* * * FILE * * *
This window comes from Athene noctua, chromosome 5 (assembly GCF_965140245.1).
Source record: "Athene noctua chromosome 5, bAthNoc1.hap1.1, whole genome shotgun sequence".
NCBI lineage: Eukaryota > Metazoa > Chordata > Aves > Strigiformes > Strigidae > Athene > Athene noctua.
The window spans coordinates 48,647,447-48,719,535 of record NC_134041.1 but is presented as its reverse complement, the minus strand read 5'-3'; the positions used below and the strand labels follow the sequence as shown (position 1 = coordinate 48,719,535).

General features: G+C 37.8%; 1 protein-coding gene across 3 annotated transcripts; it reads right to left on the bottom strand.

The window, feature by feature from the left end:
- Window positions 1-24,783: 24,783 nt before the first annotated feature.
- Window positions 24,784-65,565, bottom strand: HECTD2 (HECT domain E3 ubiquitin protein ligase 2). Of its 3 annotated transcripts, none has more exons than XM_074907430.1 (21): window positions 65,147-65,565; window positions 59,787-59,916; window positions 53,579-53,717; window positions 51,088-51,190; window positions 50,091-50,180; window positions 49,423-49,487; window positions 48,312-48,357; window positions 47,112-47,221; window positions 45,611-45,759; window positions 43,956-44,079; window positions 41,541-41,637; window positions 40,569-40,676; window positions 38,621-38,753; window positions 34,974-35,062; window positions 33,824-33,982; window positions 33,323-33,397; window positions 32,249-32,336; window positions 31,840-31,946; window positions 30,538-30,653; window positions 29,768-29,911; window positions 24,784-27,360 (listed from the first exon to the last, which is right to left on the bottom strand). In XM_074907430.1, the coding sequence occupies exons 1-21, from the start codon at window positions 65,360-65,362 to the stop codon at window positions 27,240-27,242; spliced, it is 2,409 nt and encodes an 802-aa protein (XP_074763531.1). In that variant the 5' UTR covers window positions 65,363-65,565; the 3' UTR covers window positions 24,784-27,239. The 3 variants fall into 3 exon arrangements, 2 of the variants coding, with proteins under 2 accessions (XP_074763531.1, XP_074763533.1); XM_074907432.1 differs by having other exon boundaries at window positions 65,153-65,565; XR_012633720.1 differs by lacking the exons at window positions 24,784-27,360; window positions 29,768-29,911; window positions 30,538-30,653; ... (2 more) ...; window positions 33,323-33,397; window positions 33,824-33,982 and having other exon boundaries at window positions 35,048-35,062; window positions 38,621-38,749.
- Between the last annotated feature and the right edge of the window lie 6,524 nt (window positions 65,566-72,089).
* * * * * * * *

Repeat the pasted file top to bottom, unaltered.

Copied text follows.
This window comes from Athene noctua, chromosome 5 (assembly GCF_965140245.1).
Source record: "Athene noctua chromosome 5, bAthNoc1.hap1.1, whole genome shotgun sequence".
NCBI lineage: Eukaryota > Metazoa > Chordata > Aves > Strigiformes > Strigidae > Athene > Athene noctua.
The window spans coordinates 48,647,447-48,719,535 of record NC_134041.1 but is presented as its reverse complement, the minus strand read 5'-3'; the positions used below and the strand labels follow the sequence as shown (position 1 = coordinate 48,719,535).

General features: G+C 37.8%; 1 protein-coding gene across 3 annotated transcripts; it reads right to left on the bottom strand.

The window, feature by feature from the left end:
- Window positions 1-24,783: 24,783 nt before the first annotated feature.
- Window positions 24,784-65,565, bottom strand: HECTD2 (HECT domain E3 ubiquitin protein ligase 2). Of its 3 annotated transcripts, none has more exons than XM_074907430.1 (21): window positions 65,147-65,565; window positions 59,787-59,916; window positions 53,579-53,717; window positions 51,088-51,190; window positions 50,091-50,180; window positions 49,423-49,487; window positions 48,312-48,357; window positions 47,112-47,221; window positions 45,611-45,759; window positions 43,956-44,079; window positions 41,541-41,637; window positions 40,569-40,676; window positions 38,621-38,753; window positions 34,974-35,062; window positions 33,824-33,982; window positions 33,323-33,397; window positions 32,249-32,336; window positions 31,840-31,946; window positions 30,538-30,653; window positions 29,768-29,911; window positions 24,784-27,360 (listed from the first exon to the last, which is right to left on the bottom strand). In XM_074907430.1, the coding sequence occupies exons 1-21, from the start codon at window positions 65,360-65,362 to the stop codon at window positions 27,240-27,242; spliced, it is 2,409 nt and encodes an 802-aa protein (XP_074763531.1). In that variant the 5' UTR covers window positions 65,363-65,565; the 3' UTR covers window positions 24,784-27,239. The 3 variants fall into 3 exon arrangements, 2 of the variants coding, with proteins under 2 accessions (XP_074763531.1, XP_074763533.1); XM_074907432.1 differs by having other exon boundaries at window positions 65,153-65,565; XR_012633720.1 differs by lacking the exons at window positions 24,784-27,360; window positions 29,768-29,911; window positions 30,538-30,653; ... (2 more) ...; window positions 33,323-33,397; window positions 33,824-33,982 and having other exon boundaries at window positions 35,048-35,062; window positions 38,621-38,749.
- Between the last annotated feature and the right edge of the window lie 6,524 nt (window positions 65,566-72,089).